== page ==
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The Count of Monte Cristo

Alexandre Dumas

Alice's Adventures in Wonderland

Lewis Carroll

The Picture of Dorian Gray

Oscar Wilde

The Haunted Bookshop

Christopher Morely

Luther's Table talk

by Martin Luther


Luther's Ignorance in Popery.

"Thirty years back," said Luther, "the Bible was unknown, the prophets were nameless, and held impossible to be understood: when I was thirty years old, I had seen no Bible, and thought there had been no epistles or gospels but those in the Postills.* At length, by accident, I found a Bible in the library at Erfurth,—the same I read oftentimes, to the great wondering of Dr. Staupitz.

"In such darkness," said Luther, "governed the Pope, with great superstition. I," said Luther, " should

• The Postills are the portions of Scripture appointed by the Roman Breviary, or Roman Catholic Prayer Book, to be read on particular days.

never have dared to fall upon the Pope's angelical shine and lustre, had not St. Paul, with dear and bright witnesses *, shown the future blindness of popedom; and also if Christ, the Son of God, with great thunderbolts had not beaten down the high majesty of the Pope, where he says, 'In vain do they toorship me, teaching for doctrines the commandments of men.' (Isaiah, xxix.) If Isaiah alone had written the same, and Christ himself had not repeated and alleged it against the Pharisees, it would have been utterly despised."

"In popedom," said Luther, "I was also a presumptuous worker of seeming holiness; when I celebrated that abominable idol, the mass, then I presumptuously trusted and relied thereupon. But at that time I saw not the knave that lay hid thereunder. I did not put my confidence in God, but in my own righteousness and good works. I rendered no thanks to God for the Sacrament, but God must be glad to give me thanks, in that I would vouchsafe to sacrifice and offer up his Son to him. This may justly be called blaspheming and deriding God, and when one went ta say mass, he used this proverb:—' I will go and lift up a child to the Virgin.'"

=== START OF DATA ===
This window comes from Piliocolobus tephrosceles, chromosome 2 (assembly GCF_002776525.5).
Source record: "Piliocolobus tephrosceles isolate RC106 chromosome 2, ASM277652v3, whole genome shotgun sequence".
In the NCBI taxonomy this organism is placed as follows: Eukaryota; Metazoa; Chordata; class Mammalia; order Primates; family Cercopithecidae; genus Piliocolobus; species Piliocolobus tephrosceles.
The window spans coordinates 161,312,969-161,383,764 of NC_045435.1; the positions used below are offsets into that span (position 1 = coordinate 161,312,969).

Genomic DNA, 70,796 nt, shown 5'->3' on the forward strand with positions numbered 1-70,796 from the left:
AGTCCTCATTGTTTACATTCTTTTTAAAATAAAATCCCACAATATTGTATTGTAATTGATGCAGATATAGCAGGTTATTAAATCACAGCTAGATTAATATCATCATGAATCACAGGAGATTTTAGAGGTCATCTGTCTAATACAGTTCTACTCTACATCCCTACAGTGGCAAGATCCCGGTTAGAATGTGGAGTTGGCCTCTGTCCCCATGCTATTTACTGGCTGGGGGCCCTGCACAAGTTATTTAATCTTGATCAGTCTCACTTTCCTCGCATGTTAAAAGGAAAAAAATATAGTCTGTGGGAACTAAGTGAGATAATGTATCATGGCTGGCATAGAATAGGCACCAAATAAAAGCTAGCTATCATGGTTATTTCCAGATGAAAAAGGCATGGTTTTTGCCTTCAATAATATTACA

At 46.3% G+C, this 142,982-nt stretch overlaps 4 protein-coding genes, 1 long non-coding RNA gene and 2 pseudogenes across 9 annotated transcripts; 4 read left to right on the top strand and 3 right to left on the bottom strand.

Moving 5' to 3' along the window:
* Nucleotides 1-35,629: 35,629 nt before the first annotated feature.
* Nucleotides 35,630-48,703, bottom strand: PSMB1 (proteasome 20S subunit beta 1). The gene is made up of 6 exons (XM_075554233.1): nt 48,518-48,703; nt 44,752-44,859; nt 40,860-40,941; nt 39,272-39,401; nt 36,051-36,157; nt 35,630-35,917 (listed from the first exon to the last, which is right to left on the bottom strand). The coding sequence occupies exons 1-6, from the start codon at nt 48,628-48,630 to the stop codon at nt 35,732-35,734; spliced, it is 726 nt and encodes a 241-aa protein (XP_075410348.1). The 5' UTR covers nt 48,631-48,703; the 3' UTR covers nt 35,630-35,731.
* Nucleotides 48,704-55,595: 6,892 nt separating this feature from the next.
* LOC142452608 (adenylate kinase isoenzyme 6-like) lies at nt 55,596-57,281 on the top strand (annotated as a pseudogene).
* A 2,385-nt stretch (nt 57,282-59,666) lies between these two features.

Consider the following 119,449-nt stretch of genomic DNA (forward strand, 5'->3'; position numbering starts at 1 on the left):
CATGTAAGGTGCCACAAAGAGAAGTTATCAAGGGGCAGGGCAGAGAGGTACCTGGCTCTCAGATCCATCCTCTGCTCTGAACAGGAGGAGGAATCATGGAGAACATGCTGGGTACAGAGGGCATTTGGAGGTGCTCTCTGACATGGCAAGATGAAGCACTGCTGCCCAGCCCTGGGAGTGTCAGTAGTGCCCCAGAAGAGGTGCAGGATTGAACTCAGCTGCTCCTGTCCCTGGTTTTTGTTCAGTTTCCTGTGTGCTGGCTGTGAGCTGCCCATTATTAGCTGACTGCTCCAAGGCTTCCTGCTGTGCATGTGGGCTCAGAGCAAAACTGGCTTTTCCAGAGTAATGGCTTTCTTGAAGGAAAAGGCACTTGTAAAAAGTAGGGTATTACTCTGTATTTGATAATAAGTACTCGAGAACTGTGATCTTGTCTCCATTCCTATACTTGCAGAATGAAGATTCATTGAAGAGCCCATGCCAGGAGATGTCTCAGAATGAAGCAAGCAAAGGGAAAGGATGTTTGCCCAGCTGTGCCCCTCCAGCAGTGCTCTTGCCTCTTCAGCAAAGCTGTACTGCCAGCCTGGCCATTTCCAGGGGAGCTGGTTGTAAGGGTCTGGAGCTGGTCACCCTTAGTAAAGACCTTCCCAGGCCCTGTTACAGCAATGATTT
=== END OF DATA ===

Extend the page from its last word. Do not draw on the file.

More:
"When I was in my monkery at Erfnrth," said Luther, "I was, as St. Paul saith, (Romans, ix. 16.) a wilier and a runner; but I ran the longer the farther from the true righteousness which availeth before God ,therefore what I now have was not gotten by that race."

* 2 Thess. ii. 1, &c. 1 Tim. iv. 1, &e. Col. ii. 16, &c.

The Bondage of Luther's Conscience under Popedom.

When Luther first began to celebrate mass, and to make the crossings, mira gestieulatione digitorum, and could not rightly hit the old customs, he would say, "Mary, God's mother, how am I plagued with the mass, and these crossings, which I can never hit aright. Ah! Lord God," said Luther, "we were in those times poor plagued people, and yet it was nothing but mere idolatry. They so terrified some with the words of consecration (specially those who were good and godly, and meant seriously *) that they trembled and quaked at the pronouncing of the words,' Hoc est corpus meum;' for they were to pronounce them sine ulla hesitatione. He that stammered, or left out but one word, committed a great sin. Moreover, the words were to be spoken without any strange cogitations, and so that none of the standers by might hear him. Such an honest friar," said Luther, "was I for fifteen years together; the Lord forgive it me."

"When I was a young man at Isleben, I went with the rest in procession, on the day of Corpus Christi, and had on my priest's attire: it happened that I was in such sort affrighted before the Sacrament, which Dr. Staupitz carried, that I thought I should have fallen down stark dead. Now when the procession was ended, I confessed, and opened my grief to Dr. Staupitz. He said, 'O! your thoughts are not Christ's.' These were

• This was Luther's own case. He was always, like St. Paul, before his conversion, as well as afterwards, a strictly conscientious roan.

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